Journal Article

Characterization of Transcription Start Sites of Putative Non-coding RNAs by Multifaceted Use of Massively Paralleled Sequencer

Nuankanya Sathira, Riu Yamashita, Kousuke Tanimoto, Akinori Kanai, Takako Arauchi, Soutaro Kanematsu, Kenta Nakai, Yutaka Suzuki and Sumio Sugano

in DNA Research

Published on behalf of Kazusa DNA Research Institute

Volume 17, issue 3, pages 169-183
Published in print June 2010 | ISSN: 1340-2838
Published online April 2010 | e-ISSN: 1756-1663 | DOI:

Show Summary Details


On the basis of integrated transcriptome analysis, we show that not all transcriptional start site clusters (TSCs) in the intergenic regions (iTSCs) have the same properties; thus, it is possible to discriminate the iTSCs that are likely to have biological relevance from the other noise-level iTSCs. We used a total of 251 933 381 short-read sequence tags generated from various types of transcriptome analyses in order to characterize 6039 iTSCs, which have significant expression levels. We analyzed and found that 23% of these iTSCs were located in the proximal regions of the RefSeq genes. These RefSeq-linked iTSCs showed similar expression patterns with the neighboring RefSeq genes, had widely fluctuating transcription start sites and lacked ordered nucleosome positioning. These iTSCs seemed not to form independent transcriptional units, simply representing the by-products of the neighboring RefSeq genes, in spite of their significant expression levels. Similar features were also observed for the TSCs located in the antisense regions of the RefSeq genes. Furthermore, for the remaining iTSCs that were not associated with any RefSeq genes, we demonstrate that integrative interpretation of the transcriptome data provides essential information to specify their biological functions in the hypoxic responses of the cells.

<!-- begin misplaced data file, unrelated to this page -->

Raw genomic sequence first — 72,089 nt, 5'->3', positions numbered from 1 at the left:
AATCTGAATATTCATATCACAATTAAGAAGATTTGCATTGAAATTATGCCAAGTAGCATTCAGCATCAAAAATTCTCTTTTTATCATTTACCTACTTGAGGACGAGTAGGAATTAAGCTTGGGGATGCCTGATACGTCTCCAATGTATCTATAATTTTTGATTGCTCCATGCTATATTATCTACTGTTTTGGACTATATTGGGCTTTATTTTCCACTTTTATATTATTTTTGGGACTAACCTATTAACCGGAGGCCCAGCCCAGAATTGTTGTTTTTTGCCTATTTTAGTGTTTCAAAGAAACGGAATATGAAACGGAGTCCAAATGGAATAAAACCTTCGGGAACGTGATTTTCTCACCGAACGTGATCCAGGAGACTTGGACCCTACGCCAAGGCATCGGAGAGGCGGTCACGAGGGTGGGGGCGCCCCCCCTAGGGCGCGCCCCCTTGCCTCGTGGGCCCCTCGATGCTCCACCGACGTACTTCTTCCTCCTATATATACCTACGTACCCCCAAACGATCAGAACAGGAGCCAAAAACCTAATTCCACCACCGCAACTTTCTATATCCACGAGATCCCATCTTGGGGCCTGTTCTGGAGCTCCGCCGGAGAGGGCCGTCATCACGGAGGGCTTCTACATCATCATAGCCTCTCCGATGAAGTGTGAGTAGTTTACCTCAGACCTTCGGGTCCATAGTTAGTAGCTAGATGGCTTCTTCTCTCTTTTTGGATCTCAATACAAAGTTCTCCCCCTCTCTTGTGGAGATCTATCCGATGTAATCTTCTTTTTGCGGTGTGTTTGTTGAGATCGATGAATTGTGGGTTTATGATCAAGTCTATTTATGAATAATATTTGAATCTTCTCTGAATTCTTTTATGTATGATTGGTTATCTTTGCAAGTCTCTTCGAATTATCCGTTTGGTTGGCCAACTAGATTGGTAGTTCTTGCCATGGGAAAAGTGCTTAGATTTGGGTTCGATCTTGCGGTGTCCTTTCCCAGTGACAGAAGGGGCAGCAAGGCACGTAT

Keywords: non-coding RNA; integrated transcriptome analysis; transcriptional start site cluster (TSC); intergenic transcript; antisense transcript

Journal Article.  7019 words.  Illustrated.

Subjects: Genetics and Genomics

Users without a subscription are not able to see the full content. Please, subscribe or login to access all content.